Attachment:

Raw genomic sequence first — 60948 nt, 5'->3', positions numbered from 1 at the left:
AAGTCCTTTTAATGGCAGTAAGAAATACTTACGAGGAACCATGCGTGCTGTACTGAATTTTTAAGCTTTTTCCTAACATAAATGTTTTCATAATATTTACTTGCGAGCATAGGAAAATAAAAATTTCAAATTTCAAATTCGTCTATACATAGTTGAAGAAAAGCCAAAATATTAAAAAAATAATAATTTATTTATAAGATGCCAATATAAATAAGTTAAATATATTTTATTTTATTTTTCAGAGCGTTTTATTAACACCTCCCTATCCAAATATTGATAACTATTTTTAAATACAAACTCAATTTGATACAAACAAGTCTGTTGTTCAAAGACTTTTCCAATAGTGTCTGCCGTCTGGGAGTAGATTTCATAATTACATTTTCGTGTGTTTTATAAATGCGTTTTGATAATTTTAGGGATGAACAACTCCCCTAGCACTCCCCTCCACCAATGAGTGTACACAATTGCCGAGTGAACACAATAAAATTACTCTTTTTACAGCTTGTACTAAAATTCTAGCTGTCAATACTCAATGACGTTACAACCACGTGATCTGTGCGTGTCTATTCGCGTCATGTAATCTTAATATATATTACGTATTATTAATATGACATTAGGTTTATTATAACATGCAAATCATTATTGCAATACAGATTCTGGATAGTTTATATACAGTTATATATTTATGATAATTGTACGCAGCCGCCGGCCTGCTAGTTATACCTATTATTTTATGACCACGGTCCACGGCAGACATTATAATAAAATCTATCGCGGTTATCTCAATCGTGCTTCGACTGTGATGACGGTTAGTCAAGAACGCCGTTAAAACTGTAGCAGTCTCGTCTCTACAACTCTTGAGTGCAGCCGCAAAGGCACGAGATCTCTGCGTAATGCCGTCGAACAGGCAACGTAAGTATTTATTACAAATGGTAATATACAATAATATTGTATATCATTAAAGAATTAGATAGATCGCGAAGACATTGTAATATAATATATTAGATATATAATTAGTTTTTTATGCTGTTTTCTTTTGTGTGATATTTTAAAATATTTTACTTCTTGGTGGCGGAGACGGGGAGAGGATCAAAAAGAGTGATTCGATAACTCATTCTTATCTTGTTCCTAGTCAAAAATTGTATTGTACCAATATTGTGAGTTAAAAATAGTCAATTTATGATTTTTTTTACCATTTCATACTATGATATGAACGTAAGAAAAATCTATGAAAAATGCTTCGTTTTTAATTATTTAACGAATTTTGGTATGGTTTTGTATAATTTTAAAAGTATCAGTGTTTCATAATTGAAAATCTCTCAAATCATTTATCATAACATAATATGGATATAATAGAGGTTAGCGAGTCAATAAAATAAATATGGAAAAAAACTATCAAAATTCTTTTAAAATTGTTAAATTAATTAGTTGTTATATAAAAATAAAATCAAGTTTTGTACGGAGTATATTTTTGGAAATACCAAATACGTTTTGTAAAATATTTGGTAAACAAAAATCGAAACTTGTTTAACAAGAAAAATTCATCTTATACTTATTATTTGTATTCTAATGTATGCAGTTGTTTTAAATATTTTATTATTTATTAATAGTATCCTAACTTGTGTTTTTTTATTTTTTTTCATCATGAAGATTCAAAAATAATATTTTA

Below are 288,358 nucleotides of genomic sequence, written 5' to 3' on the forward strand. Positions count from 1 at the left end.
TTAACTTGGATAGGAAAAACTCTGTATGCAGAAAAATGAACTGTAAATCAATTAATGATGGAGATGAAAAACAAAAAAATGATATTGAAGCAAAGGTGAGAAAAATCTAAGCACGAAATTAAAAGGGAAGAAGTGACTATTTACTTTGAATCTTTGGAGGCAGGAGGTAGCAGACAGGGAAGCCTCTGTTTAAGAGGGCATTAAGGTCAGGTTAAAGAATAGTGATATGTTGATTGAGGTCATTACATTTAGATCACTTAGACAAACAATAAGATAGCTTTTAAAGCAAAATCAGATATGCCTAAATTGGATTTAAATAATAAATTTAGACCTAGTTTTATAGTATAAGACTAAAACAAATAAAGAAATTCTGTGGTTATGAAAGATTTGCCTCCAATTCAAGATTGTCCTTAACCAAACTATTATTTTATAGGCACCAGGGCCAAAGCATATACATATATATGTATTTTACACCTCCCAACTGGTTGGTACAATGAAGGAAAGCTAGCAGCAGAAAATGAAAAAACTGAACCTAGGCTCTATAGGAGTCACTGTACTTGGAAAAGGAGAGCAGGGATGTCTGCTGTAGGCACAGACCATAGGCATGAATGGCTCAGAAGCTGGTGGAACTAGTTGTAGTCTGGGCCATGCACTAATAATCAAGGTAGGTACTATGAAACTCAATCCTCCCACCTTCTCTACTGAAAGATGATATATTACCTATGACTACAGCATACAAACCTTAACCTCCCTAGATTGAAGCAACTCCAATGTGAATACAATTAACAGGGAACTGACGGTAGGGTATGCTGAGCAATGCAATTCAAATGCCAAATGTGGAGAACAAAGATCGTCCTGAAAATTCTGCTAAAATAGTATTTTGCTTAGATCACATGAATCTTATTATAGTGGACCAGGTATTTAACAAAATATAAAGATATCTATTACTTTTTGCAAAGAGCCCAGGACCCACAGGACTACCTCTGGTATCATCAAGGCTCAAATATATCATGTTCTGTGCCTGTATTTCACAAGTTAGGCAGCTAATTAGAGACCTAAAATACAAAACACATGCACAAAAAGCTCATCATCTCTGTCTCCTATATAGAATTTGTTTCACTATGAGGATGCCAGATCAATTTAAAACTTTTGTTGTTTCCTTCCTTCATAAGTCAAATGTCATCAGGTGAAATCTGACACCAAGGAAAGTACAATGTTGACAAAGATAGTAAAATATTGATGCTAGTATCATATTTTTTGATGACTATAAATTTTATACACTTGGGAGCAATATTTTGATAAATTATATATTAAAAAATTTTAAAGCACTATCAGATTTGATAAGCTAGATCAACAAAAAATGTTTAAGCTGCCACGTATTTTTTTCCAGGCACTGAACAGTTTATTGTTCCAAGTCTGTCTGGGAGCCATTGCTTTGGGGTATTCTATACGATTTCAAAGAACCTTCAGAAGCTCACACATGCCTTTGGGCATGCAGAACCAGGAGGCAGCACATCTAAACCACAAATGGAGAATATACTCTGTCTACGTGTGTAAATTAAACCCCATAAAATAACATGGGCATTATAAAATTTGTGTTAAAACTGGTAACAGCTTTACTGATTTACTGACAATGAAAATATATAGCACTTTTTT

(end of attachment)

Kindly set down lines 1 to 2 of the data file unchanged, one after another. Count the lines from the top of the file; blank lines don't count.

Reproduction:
Raw genomic sequence first — 60948 nt, 5'->3', positions numbered from 1 at the left:
AAGTCCTTTTAATGGCAGTAAGAAATACTTACGAGGAACCATGCGTGCTGTACTGAATTTTTAAGCTTTTTCCTAACATAAATGTTTTCATAATATTTACTTGCGAGCATAGGAAAATAAAAATTTCAAATTTCAAATTCGTCTATACATAGTTGAAGAAAAGCCAAAATATTAAAAAAATAATAATTTATTTATAAGATGCCAATATAAATAAGTTAAATATATTTTATTTTATTTTTCAGAGCGTTTTATTAACACCTCCCTATCCAAATATTGATAACTATTTTTAAATACAAACTCAATTTGATACAAACAAGTCTGTTGTTCAAAGACTTTTCCAATAGTGTCTGCCGTCTGGGAGTAGATTTCATAATTACATTTTCGTGTGTTTTATAAATGCGTTTTGATAATTTTAGGGATGAACAACTCCCCTAGCACTCCCCTCCACCAATGAGTGTACACAATTGCCGAGTGAACACAATAAAATTACTCTTTTTACAGCTTGTACTAAAATTCTAGCTGTCAATACTCAATGACGTTACAACCACGTGATCTGTGCGTGTCTATTCGCGTCATGTAATCTTAATATATATTACGTATTATTAATATGACATTAGGTTTATTATAACATGCAAATCATTATTGCAATACAGATTCTGGATAGTTTATATACAGTTATATATTTATGATAATTGTACGCAGCCGCCGGCCTGCTAGTTATACCTATTATTTTATGACCACGGTCCACGGCAGACATTATAATAAAATCTATCGCGGTTATCTCAATCGTGCTTCGACTGTGATGACGGTTAGTCAAGAACGCCGTTAAAACTGTAGCAGTCTCGTCTCTACAACTCTTGAGTGCAGCCGCAAAGGCACGAGATCTCTGCGTAATGCCGTCGAACAGGCAACGTAAGTATTTATTACAAATGGTAATATACAATAATATTGTATATCATTAAAGAATTAGATAGATCGCGAAGACATTGTAATATAATATATTAGATATATAATTAGTTTTTTATGCTGTTTTCTTTTGTGTGATATTTTAAAATATTTTACTTCTTGGTGGCGGAGACGGGGAGAGGATCAAAAAGAGTGATTCGATAACTCATTCTTATCTTGTTCCTAGTCAAAAATTGTATTGTACCAATATTGTGAGTTAAAAATAGTCAATTTATGATTTTTTTTACCATTTCATACTATGATATGAACGTAAGAAAAATCTATGAAAAATGCTTCGTTTTTAATTATTTAACGAATTTTGGTATGGTTTTGTATAATTTTAAAAGTATCAGTGTTTCATAATTGAAAATCTCTCAAATCATTTATCATAACATAATATGGATATAATAGAGGTTAGCGAGTCAATAAAATAAATATGGAAAAAAACTATCAAAATTCTTTTAAAATTGTTAAATTAATTAGTTGTTATATAAAAATAAAATCAAGTTTTGTACGGAGTATATTTTTGGAAATACCAAATACGTTTTGTAAAATATTTGGTAAACAAAAATCGAAACTTGTTTAACAAGAAAAATTCATCTTATACTTATTATTTGTATTCTAATGTATGCAGTTGTTTTAAATATTTTATTATTTATTAATAGTATCCTAACTTGTGTTTTTTTATTTTTTTTCATCATGAAGATTCAAAAATAATATTTTA